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The following was originally published in BusinessMonday,
Intelligencer Journal, April 22, 2002, Lancaster, PA

Used with Permission

Mr. Clean
Ristenbatt clears a path to fame
Photo of Mr. Ristenbatt in the Manheim Store
Intelligencer Journal photo by Dan Marschka
There's not a speck of lint, not a hint of dirt on the carpets of Ristenbatt Vacuum Cleaner Service's Manheim showroom, and that's fitting: David Ristenbatt, who's been part of the operation nearly his whole life, is a member of the Vacuum Cleaner and Sewing Machine Dealers Hall of Fame. And his business isn't restricted to the Lancaster area, or even Pennsylvania, anymore.

BY DAVID GRIFFITH
Intelligencer Journal Staff

It's a classic success story - a booming business begun years ago in a garage.

For David Ristenbatt, it was a defining moment in an 8-year-old boy's life when his father opened the original Ristenbatt Vacuum Cleaner Service store. The details of his father's career, which eventually became his own, get fuzzier the farther back in time he goes. After all, David was only 3 months old when his father, S. E. Ristenbatt, sold his first Air-Way vacuum door-to-door. That was in 1949.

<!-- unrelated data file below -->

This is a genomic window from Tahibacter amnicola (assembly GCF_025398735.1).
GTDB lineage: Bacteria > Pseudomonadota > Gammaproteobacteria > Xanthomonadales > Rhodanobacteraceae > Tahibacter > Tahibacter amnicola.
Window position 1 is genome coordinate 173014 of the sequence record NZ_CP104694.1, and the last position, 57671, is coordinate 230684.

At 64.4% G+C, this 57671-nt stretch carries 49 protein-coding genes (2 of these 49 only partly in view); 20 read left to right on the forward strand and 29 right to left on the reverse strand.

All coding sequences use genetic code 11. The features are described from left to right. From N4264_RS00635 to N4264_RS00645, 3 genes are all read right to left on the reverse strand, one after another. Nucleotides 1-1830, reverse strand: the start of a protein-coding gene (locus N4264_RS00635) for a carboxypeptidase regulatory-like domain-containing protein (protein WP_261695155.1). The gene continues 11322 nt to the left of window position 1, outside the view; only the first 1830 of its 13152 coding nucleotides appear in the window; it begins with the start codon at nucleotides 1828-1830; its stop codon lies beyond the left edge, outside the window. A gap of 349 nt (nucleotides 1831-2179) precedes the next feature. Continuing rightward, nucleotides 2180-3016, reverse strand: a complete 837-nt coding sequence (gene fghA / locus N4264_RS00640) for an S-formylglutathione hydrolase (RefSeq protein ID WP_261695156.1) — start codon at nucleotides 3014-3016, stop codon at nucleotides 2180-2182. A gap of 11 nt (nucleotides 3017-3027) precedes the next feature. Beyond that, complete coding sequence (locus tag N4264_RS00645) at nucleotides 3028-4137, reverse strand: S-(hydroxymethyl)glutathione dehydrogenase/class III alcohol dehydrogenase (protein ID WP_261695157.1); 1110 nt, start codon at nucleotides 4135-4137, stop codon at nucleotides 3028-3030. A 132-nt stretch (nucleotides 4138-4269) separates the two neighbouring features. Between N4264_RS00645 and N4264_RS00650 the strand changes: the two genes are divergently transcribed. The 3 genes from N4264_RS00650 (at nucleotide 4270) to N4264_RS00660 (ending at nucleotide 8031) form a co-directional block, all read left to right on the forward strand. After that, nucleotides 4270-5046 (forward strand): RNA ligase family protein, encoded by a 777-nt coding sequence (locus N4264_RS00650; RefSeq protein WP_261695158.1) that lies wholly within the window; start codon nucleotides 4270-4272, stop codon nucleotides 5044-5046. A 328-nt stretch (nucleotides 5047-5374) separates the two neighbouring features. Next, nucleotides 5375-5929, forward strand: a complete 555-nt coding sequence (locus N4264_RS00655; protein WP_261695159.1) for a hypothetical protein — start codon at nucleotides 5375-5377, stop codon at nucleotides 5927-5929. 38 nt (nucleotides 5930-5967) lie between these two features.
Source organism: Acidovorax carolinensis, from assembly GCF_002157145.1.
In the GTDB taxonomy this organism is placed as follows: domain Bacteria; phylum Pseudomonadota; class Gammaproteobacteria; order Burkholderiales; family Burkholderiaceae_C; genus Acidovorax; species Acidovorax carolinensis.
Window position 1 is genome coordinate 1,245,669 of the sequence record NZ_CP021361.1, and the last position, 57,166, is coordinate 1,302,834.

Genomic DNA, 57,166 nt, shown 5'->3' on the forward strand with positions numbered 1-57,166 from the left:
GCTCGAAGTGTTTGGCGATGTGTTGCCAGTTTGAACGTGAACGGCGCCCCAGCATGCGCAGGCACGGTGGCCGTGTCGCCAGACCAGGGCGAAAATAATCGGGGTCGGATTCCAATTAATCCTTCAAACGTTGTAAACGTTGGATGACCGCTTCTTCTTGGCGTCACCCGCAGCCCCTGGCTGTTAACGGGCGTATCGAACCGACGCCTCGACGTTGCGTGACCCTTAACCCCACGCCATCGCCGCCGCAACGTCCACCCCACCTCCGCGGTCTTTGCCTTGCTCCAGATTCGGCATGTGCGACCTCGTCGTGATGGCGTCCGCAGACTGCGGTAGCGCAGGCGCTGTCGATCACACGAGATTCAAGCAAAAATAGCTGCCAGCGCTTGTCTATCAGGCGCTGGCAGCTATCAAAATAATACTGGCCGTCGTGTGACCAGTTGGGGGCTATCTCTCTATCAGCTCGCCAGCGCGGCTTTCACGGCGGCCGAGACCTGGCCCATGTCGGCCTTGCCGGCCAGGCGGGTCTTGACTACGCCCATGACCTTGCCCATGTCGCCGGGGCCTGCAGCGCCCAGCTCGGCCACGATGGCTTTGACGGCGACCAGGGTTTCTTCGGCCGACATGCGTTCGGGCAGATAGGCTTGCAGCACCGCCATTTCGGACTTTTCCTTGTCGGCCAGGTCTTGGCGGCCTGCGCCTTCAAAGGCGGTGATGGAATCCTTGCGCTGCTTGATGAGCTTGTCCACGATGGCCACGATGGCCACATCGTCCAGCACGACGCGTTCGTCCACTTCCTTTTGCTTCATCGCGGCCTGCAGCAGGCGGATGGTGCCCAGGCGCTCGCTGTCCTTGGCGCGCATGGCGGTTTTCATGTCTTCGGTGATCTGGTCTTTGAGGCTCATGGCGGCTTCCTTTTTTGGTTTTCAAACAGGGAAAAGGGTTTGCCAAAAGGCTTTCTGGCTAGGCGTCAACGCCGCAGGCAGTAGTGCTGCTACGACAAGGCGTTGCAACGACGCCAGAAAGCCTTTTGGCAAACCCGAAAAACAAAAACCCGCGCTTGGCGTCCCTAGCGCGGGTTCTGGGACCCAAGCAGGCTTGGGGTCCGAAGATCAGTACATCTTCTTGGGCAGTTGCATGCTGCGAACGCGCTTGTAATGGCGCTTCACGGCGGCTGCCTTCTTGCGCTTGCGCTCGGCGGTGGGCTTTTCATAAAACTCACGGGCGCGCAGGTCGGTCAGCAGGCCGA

For the next eight years the elder Ristenbatt worked full time as a millwright at Trojan Boat, canvassing neighborhoods selling vacuums in his off hours. A back injury sidelined him, however, and in March, 1957 he decided he enjoyed working with vacuum cleaners enough to go into business for himself.

He bought a stand at Green Dragon Market in Ephrata, then opened a couple more market stands. About two years later, the basement of the Ristenbatt home in Manheim was turned into a workshop and half of the two-car garage made the perfect, if modest, salesroom.